The supply chain and logistics crisis currently rippling around the world could significantly ramp up prices of imported agricultural commodities to Mzansi. Industry experts say this – together with additional economic factors – could leave consumers to pay steeper prices for some food items in coming months.
Global shipping disruptions are largely driven by Covid-19-related interventions that jolted the intricate system out of balance. Worldwide, access to cargo containers, the clogging of containers in port yards and massive rises in shipping rates have been felt.
In South Africa, food producers are coming face to face with alarming price increases in input costs such as fertiliser, agricultural chemicals and seeds.
According to agricultural economist Lunathi Hlakanyane, the global container shortage will impact a proportion of agricultural goods and commodities that Mzansi imports.
Any further delays in delivery into the local market, Hlakanyane cautions, could hypothetically beef up the prices of imported goods.
“For example, if there is an agri commodity that we are importing and there is a bit of shortage of that commodity in the global market… that tends to ramp up prices, especially if we don’t have capacity locally to supply that commodity.”
When this happens, Hlakanyane explains, chances are that the consumers will have to cough up much more for food.
Cost of production on the rise
John Hudson, the national head of agriculture at Nedbank, says the current global crisis in supply chains and logistics might affect the average consumer in South Africa too.
“The disruption in global supply chains is resulting in input costs such as fertiliser, agri chemicals and seed to go up quite alarmingly and this will lead to an increase in the cost of production going up and a margin squeeze for farmers.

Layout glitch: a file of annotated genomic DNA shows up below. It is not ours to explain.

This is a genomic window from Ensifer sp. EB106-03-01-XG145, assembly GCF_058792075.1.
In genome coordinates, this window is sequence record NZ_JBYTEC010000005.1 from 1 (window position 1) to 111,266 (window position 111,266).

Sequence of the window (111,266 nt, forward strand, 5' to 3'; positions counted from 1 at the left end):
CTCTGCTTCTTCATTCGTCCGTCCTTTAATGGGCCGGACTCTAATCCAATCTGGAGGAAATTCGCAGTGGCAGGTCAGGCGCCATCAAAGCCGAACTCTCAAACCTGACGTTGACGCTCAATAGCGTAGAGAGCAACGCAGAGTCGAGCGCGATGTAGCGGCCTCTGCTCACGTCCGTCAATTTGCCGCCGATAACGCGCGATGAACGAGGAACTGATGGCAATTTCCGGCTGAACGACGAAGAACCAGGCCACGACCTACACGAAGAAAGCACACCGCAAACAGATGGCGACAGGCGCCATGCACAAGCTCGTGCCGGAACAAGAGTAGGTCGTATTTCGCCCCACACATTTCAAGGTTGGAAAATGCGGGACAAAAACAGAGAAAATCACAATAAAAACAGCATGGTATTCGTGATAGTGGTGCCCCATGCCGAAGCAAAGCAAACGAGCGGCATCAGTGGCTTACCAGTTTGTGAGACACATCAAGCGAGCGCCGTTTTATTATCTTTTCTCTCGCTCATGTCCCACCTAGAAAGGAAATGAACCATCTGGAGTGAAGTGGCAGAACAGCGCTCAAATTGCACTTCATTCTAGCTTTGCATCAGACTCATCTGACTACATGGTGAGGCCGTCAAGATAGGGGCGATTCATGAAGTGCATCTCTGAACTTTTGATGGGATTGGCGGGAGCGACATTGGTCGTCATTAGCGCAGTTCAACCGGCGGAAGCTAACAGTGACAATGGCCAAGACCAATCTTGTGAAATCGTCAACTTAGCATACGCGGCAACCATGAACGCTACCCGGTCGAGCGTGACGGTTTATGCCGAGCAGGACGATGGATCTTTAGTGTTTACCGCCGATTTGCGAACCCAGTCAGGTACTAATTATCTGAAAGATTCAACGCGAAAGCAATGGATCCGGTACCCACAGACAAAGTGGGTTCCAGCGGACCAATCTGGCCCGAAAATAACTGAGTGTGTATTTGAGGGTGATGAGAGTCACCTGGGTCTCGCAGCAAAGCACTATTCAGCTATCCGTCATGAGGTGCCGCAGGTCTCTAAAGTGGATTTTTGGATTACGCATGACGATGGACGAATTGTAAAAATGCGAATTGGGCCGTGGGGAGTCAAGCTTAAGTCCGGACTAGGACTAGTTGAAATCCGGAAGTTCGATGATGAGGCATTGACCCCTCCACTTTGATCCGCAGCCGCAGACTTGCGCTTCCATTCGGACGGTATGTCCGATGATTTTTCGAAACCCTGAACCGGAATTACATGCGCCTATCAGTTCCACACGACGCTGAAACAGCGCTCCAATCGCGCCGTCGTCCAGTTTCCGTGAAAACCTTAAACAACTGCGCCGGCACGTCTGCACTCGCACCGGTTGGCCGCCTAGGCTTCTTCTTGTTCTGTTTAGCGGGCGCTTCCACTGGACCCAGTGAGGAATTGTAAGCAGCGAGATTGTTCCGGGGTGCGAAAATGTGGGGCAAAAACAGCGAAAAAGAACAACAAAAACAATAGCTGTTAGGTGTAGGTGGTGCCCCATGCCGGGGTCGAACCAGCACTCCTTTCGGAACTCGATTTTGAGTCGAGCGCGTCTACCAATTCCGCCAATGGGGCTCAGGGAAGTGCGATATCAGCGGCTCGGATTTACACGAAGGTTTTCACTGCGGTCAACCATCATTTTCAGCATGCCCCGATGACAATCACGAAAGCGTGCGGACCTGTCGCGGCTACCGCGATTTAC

“Unfortunately, this may well lead to an increase in food prices, and we have already seen food price inflation starting to pick up.”
Hudson adds that we need to look at other factors as well, such as yield and international commodity prices – all of which will have a bearing on local prices paid to farmers.
“As things stand, we are hopeful for a favourable production season, but overall there is concern around margin squeeze and the impact this could have on commodity prices and ultimately the price local consumers will pay for food in the coming months.”
Is there reason for panic?
Furthermore, Hudson explains that even though our supply chain and logistics issues in South Africa are not as severe as we have seen globally, our port facilities and railroads are struggling, which may lead to food inflation.
“Our rail and port facilities and efficiency are not up to scratch. Add to this the electricity dilemma and this hampers the effectiveness of the entire supply chain, both local and export.”
These are critical areas which require increased focus and investment if South Africa is to remain competitive from a supply chain perspective, Hudson reckons.
“The other concern currently is the steep increase in fuel prices, which does not bode well for farmers or the logistics chain and all of this could put pressure on the cost of producing food and in the supply chain. If inflation continues to rise, it may also lead to an increase in interest rates and all of this will weigh down on all of us.”
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